Globally, an estimated 65 percent of poor working adults make a living through agriculture. The sector has the potential to create jobs and increase incomes by raising agricultural productivity, linking farmers to markets, and improving non-farm rural livelihoods. GAFSP has been tracking job creation since 2017 and found that 14 public sector projects created more than 265,000 direct employment opportunities, 40 percent of which went to women.
Promoting income generation is one of GAFSP’s priority areas. In Bangladesh, income levels for crop farmers increased by 15 percent and for fishermen and women by 37 percent over two years. In Cambodia, the monthly household income increased by 85 percent, compared to only 35 percent in non-project households. In Haiti, agroforestry packages led to a 37 percent income increase for farmers. And, in Liberia, farmers saw a 23 percent income gain.
MaliInternational Fund for Agricultural Development (IFAD) Inclusion of Rural Youth in Poultry and Aquaculture Value Chains in Mali
Across the Sahel, conflict and violence has intensified at the same time as drought and rising temperatures are undermining food production and agricultural productivity. Land available to pastoralists, who traditionally roam for pasture, is shrinking, leading to conflict. Within this context, young people are increasingly caught between violence and a lack of opportunity for meaningful employment
The GAFSP-funded pilot project, Inclusion of Rural Youth in Poultry and Aquaculture Value Chains in Mali, works with the International Fund for Agricultural Development (IFAD) and the National Coordination Agency for Farmers’ Organizations (CNOP) in Mali to support rural youth in creating income-generating activities that foster food and nutrition security. “We know that more than 180,000 youth per year are looking for jobs in Mali,” said Lamine Coulibaly of CNOP and Monitoring and Evaluations coordinator for the project, “One major challenge we have is keeping young farmers in rural areas to create employment. Some want to leave agricultural settings to go to the cities, but others just want to have the opportunity to make their own income. As a farmers’ organization, we propose simple activities that youth can do, to allow them to stay in their communities and continue to work and find resources, to benefit themselves and their families.”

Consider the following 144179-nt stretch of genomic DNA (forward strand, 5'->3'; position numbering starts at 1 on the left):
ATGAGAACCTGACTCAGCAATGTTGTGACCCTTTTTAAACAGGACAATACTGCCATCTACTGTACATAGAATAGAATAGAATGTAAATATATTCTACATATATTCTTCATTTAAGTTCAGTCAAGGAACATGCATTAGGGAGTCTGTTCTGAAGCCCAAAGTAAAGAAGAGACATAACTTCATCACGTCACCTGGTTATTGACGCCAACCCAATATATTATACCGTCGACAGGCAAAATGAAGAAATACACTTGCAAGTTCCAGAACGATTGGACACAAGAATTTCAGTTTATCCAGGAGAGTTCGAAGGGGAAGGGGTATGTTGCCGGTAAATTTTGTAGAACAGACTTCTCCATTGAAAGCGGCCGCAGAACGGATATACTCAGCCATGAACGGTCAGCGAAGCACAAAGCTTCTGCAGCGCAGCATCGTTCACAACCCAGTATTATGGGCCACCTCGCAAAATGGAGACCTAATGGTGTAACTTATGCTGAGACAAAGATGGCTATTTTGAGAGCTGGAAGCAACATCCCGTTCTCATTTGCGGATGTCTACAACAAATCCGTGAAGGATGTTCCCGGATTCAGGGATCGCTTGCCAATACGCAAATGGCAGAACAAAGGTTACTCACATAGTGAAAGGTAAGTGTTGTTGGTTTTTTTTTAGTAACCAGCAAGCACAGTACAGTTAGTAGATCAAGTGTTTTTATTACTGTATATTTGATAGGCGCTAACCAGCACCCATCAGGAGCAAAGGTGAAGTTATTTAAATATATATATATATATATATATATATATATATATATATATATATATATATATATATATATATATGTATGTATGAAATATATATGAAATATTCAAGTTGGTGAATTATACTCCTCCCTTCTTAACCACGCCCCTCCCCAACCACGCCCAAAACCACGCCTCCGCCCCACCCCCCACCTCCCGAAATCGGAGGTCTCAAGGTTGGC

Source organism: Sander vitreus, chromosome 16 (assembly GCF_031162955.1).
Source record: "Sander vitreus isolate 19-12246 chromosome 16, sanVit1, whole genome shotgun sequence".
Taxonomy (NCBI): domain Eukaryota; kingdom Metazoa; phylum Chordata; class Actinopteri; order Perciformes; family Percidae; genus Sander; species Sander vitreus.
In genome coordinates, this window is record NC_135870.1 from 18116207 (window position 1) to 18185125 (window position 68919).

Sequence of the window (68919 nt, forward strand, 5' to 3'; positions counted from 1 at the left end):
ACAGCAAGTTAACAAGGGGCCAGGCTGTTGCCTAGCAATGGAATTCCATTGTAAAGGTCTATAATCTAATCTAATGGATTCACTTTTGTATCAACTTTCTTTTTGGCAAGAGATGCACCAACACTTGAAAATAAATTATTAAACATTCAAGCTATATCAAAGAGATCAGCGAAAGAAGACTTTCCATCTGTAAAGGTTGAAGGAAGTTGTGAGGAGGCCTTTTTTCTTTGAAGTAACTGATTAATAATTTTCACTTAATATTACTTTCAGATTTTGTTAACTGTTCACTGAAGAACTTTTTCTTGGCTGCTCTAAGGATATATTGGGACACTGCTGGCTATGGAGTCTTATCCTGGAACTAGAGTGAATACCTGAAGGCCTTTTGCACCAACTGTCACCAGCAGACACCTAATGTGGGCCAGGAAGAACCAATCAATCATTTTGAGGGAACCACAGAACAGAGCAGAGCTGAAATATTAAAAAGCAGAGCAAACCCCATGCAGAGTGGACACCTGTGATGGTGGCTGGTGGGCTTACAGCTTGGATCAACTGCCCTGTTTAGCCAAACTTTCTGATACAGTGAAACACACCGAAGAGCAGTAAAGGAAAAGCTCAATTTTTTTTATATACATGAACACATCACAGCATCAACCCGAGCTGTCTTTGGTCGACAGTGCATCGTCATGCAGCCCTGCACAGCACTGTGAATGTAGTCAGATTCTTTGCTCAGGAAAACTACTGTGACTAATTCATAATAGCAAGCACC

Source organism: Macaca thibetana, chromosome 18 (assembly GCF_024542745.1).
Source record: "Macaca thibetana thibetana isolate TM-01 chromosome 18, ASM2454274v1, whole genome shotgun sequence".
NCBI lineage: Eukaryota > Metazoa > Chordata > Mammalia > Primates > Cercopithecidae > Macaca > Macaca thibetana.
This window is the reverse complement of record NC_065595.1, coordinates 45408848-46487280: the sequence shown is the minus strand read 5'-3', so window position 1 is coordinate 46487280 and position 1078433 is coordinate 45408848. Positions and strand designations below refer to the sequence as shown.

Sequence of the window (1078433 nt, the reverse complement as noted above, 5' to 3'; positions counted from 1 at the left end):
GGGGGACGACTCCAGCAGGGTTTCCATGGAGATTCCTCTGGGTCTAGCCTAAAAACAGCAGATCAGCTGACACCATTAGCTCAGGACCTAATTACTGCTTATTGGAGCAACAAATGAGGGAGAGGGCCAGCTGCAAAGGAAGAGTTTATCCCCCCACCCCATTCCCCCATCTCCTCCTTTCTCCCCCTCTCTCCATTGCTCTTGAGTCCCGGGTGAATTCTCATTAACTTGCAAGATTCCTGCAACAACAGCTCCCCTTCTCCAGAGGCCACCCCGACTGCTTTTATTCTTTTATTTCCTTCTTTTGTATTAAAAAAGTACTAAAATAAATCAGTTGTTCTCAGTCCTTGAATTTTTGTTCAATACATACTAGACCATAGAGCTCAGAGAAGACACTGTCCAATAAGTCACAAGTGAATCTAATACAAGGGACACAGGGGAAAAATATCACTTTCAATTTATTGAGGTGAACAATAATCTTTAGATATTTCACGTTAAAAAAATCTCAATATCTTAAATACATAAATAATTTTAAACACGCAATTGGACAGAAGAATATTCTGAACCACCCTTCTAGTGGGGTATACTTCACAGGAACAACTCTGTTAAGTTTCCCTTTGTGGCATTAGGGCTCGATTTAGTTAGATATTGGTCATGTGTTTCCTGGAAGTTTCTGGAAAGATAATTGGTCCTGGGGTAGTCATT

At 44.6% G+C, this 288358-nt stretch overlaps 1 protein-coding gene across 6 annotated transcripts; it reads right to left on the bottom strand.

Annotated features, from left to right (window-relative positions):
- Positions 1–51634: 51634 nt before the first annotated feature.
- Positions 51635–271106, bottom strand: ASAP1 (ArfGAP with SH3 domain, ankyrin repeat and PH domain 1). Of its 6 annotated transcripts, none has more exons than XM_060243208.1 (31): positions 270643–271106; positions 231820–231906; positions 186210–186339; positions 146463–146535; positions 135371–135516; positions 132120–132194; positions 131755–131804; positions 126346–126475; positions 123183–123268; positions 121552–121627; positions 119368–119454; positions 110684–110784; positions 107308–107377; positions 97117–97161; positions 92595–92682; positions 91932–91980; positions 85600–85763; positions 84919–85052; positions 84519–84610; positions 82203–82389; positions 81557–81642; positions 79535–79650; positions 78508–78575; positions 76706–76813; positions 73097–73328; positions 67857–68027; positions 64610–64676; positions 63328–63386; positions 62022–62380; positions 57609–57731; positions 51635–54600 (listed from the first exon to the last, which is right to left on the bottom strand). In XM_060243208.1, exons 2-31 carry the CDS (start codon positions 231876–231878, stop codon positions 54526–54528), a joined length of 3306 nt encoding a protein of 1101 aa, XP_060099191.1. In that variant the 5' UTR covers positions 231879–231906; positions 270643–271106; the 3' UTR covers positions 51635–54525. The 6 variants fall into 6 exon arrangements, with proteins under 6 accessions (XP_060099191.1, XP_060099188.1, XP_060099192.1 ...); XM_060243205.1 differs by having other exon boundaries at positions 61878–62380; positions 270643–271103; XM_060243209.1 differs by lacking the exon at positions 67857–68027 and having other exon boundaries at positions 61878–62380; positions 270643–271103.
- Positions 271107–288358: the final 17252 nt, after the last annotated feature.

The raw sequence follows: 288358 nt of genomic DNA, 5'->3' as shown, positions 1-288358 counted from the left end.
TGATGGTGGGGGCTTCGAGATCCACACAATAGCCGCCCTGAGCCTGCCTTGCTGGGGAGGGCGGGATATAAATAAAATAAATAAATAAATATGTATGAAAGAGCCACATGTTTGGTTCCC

The project focuses on two sectors – poultry and aquaculture – as they provide the opportunity to generate income and profit in rural areas. So far, 179 producer organizations have been supported to set up businesses and have already received funding, with another 800 organizations awaiting funding. The young entrepreneurs have been provided with technical training, including how to set up an organization, and how to manage the finances for poultry and fish farming value-chains.
One major challenge we have is keeping young farmers in rural areas to create employment.
Promoting Gender-Sensitive Farming
Women play a central role in agriculture and food systems, yet they remain more at risk of being food insecure than men. The compounding crises of climate change, the global pandemic, political instability, and conflict have further exacerbated this inequality. GAFSP works to empower women, improve their livelihoods, and strengthen their resilience, by investing in projects that strengthen the resilience of smallholder farmers, including women and youth.
GAFSP’s projects support a range of gender-sensitive practices related to agricultural technology, extension, and input interventions. As a result, as of December 2021, projects have provided agricultural support to 6.6 million women, more than 40 percent of all people reached. And, almost all GAFSP public investment projects (90 percent) incorporate best practices for gender mainstreaming, including gender analysis during preparation, inclusion of gender actions, and gender-disaggregated monitoring and evaluation.
Lao People’s Democratic RepublicInternational Fund for Agricultural Development (IFAD) and World Food Programme (WFP) Agriculture for Nutrition Programme
Mo Ya, a 35-year-old mother of four from the Hmong ethnic community in northern Lao People’s Democratic Republic (Laos), moved to a new village once she married. For as long as she could remember, she had raised goats for a living. But in her new surroundings in the mountainous Xieng Khouang province, raising cattle was much more popular. With little understanding of cattle-raising and few learning opportunities, she thought she would have to rethink income options.
Then, in 2017, Mo Ya heard about the Agriculture for Nutrition Programme (AFN), a US$38.8 million GAFSP-funded project supported by IFAD and WFP and implemented with the Government of Laos. The project reached 400 villages in 12 districts across the country to improve climate-resilient agriculture, household nutrition, and income-generating opportunities. Mo Ya joined a group training to learn new skills, including how smaller livestock, such as goats, can provide more- sustainable livelihoods and incur less risk than larger livestock. As a result, she now has a flock of 30 goats and has earned more than US$800, re-investing her income into school fees and a new goat enclosure and building household savings for emergencies.
Shared Mo Ya, “I now earn money, contribute to my household income, and pay for certain things. In a way, this has also helped me develop a stronger relationship with my husband.”
Academic performance of students has improved significantly as they take diverse vegetables in their diets.